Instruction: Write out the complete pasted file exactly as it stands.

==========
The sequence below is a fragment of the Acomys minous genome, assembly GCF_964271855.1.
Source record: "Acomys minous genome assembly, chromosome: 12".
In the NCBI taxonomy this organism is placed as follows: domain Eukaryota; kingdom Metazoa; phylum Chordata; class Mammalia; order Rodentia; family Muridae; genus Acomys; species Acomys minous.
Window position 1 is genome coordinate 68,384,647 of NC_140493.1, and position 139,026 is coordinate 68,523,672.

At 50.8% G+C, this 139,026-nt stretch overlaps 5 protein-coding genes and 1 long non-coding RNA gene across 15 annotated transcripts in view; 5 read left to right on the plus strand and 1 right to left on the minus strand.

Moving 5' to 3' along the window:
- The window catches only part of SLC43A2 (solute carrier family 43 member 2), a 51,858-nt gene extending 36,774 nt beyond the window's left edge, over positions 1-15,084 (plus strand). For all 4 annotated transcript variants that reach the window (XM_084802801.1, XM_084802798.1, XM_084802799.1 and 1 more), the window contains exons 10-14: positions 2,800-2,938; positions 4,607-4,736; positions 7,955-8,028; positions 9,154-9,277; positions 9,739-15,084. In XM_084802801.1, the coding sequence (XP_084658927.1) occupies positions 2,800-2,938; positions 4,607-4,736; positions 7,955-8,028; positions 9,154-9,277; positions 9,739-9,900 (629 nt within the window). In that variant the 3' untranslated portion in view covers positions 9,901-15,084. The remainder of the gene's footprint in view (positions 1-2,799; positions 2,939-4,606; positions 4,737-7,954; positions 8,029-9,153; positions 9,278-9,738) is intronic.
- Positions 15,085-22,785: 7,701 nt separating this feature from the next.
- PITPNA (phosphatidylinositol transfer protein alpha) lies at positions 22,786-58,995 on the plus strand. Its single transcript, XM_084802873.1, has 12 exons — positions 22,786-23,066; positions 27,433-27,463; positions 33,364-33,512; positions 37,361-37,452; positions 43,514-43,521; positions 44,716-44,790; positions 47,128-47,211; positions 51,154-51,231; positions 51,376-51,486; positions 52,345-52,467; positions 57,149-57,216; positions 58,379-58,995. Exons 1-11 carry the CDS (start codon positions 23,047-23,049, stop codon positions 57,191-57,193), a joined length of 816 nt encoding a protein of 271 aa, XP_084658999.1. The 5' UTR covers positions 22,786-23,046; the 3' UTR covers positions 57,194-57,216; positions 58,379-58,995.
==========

The sequence below is a fragment of the Acomys minous genome, assembly GCF_964271855.1.
Source record: "Acomys minous genome assembly, chromosome: 12".
In the NCBI taxonomy this organism is placed as follows: domain Eukaryota; kingdom Metazoa; phylum Chordata; class Mammalia; order Rodentia; family Muridae; genus Acomys; species Acomys minous.
Window position 1 is genome coordinate 68,384,647 of NC_140493.1, and position 139,026 is coordinate 68,523,672.

At 50.8% G+C, this 139,026-nt stretch overlaps 5 protein-coding genes and 1 long non-coding RNA gene across 15 annotated transcripts in view; 5 read left to right on the plus strand and 1 right to left on the minus strand.

Moving 5' to 3' along the window:
- The window catches only part of SLC43A2 (solute carrier family 43 member 2), a 51,858-nt gene extending 36,774 nt beyond the window's left edge, over positions 1-15,084 (plus strand). For all 4 annotated transcript variants that reach the window (XM_084802801.1, XM_084802798.1, XM_084802799.1 and 1 more), the window contains exons 10-14: positions 2,800-2,938; positions 4,607-4,736; positions 7,955-8,028; positions 9,154-9,277; positions 9,739-15,084. In XM_084802801.1, the coding sequence (XP_084658927.1) occupies positions 2,800-2,938; positions 4,607-4,736; positions 7,955-8,028; positions 9,154-9,277; positions 9,739-9,900 (629 nt within the window). In that variant the 3' untranslated portion in view covers positions 9,901-15,084. The remainder of the gene's footprint in view (positions 1-2,799; positions 2,939-4,606; positions 4,737-7,954; positions 8,029-9,153; positions 9,278-9,738) is intronic.
- Positions 15,085-22,785: 7,701 nt separating this feature from the next.
- PITPNA (phosphatidylinositol transfer protein alpha) lies at positions 22,786-58,995 on the plus strand. Its single transcript, XM_084802873.1, has 12 exons — positions 22,786-23,066; positions 27,433-27,463; positions 33,364-33,512; positions 37,361-37,452; positions 43,514-43,521; positions 44,716-44,790; positions 47,128-47,211; positions 51,154-51,231; positions 51,376-51,486; positions 52,345-52,467; positions 57,149-57,216; positions 58,379-58,995. Exons 1-11 carry the CDS (start codon positions 23,047-23,049, stop codon positions 57,191-57,193), a joined length of 816 nt encoding a protein of 271 aa, XP_084658999.1. The 5' UTR covers positions 22,786-23,046; the 3' UTR covers positions 57,194-57,216; positions 58,379-58,995.